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DOL Leadership Wants Faster Decisions From In-House Judges

Oct. 16, 2020, 9:00 AM

U.S. Labor Department leadership has tightened oversight of its internal trial court by requiring judges to provide data on how long it takes them to reach decisions, a move that could boost efficiency but raises questions about how the information will be used.

The department’s Office of Administrative Law Judges, which handles cases in eight districts nationwide under a range of federal workplace laws, must send quarterly case-inventory reports to the secretary’s office, Deputy Labor Secretary Patrick Pizzella wrote in a memo to the chief judge that was quietly posted on the office’s website.

The initiative, launched in late-May, will ensure the department’s administrative trial court resolves pending cases and dispositive motions as “expeditiously as possible,” Pizzella wrote.

The quarterly reports, the first two of which are now publicly available, don’t represent a major departure from past practice or, on their face, undermine the longstanding principle of federal administrative law judges operating independently of an agency’s political leadership, five current or former ALJs and three administrative law professors told Bloomberg Law. But emphasizing turnaround time could allow internal judges to be squeezed for partisan reasons, seven of those sources warned.

There’s reason to be skeptical of the department’s intentions until more is known about how DOL plans to leverage the data, four of the five current or former ALJs said. Most requested anonymity to speak candidly. They referred to the context of a 2018 White House executive order that empowered federal agency heads to appoint ALJs, a change that judges criticized as a breach of their autonomy.

“I still don’t see it as crossing the line, but if I were an ALJ I would be nervous,” Richard Pierce, an administrative law scholar and professor at George Washington University Law School, said. “It depends on how much you trust the people you work for and with.”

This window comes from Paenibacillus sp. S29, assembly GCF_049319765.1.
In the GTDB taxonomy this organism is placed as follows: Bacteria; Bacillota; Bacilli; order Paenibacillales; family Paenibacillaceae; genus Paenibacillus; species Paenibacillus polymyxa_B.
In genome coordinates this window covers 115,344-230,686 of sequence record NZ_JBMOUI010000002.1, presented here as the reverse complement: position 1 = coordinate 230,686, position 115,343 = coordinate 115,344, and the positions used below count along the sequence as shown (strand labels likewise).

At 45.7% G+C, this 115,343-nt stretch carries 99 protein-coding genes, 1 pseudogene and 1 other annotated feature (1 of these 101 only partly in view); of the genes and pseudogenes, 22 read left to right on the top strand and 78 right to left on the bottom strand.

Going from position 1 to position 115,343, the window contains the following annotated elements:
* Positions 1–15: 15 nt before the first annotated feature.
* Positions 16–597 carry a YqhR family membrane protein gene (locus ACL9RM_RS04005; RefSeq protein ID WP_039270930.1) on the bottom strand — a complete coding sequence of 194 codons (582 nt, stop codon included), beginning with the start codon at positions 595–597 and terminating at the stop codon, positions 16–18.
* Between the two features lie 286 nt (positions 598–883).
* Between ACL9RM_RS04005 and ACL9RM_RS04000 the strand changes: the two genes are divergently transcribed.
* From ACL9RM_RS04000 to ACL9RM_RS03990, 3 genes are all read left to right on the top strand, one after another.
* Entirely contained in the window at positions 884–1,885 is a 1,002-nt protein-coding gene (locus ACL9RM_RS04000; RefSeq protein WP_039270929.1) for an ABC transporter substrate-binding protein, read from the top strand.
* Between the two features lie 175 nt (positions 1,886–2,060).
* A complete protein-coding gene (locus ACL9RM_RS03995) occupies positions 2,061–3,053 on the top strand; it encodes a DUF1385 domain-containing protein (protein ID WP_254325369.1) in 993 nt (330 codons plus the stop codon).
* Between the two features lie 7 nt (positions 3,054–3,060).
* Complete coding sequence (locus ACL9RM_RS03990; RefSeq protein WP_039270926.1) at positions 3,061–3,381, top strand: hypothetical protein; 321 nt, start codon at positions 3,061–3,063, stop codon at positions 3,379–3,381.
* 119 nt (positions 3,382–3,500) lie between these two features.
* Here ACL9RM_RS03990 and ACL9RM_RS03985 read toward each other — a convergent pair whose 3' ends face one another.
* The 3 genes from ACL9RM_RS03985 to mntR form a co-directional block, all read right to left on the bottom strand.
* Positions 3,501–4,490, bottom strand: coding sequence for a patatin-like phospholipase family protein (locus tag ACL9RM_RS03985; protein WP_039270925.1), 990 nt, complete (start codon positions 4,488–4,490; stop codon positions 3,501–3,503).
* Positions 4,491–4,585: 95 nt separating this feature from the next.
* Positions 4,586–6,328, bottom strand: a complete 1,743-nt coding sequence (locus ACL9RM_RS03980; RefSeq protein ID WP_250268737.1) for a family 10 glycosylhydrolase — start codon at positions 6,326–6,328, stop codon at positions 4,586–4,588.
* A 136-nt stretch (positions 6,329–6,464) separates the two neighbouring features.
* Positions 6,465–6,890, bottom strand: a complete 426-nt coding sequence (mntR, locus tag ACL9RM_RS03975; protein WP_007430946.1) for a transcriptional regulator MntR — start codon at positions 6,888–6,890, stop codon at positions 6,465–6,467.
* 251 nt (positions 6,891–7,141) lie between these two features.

2018 Order Cited

The 2018 executive order sparked backlash because it removed the more neutral “competitive service” hiring process for ALJs that the Office of Personnel Management had administered. This also meant judicial applicants were no longer required to pass a rigorous exam before being considered.

One fear raised by DOL’s action, which not all current and former judges interviewed by Bloomberg Law agreed was valid, is that collection of quarterly reports could be a first step to oust less-productive judges and replace them with conservatives favored by the Trump administration.

Labor Secretary Eugene Scalia, speaking at a virtual conference Oct. 1, said the project is motivated by the concept that “justice delayed is often justice denied.”

“We want to monitor how promptly cases are resolved and closed, as one part of furthering fair and just treatment,” Scalia added. He noted that federal court judges are required to compile similar reports.

A department spokeswoman declined to specifically address questions about how the data would be analyzed and whether it could be used as a basis to remove or discipline judges who clock slower turnaround times.

“The Department respects the independence of its administrative law judges,” the spokeswoman said in a prepared statement to Bloomberg Law. “The Department notes that administrative law judges are exempt from performance benchmarks pursuant to the Civil Service Regulations.”

DOL’s administrative trial court handles cases in areas such as whistleblower protection, discrimination by government contractors, and child labor.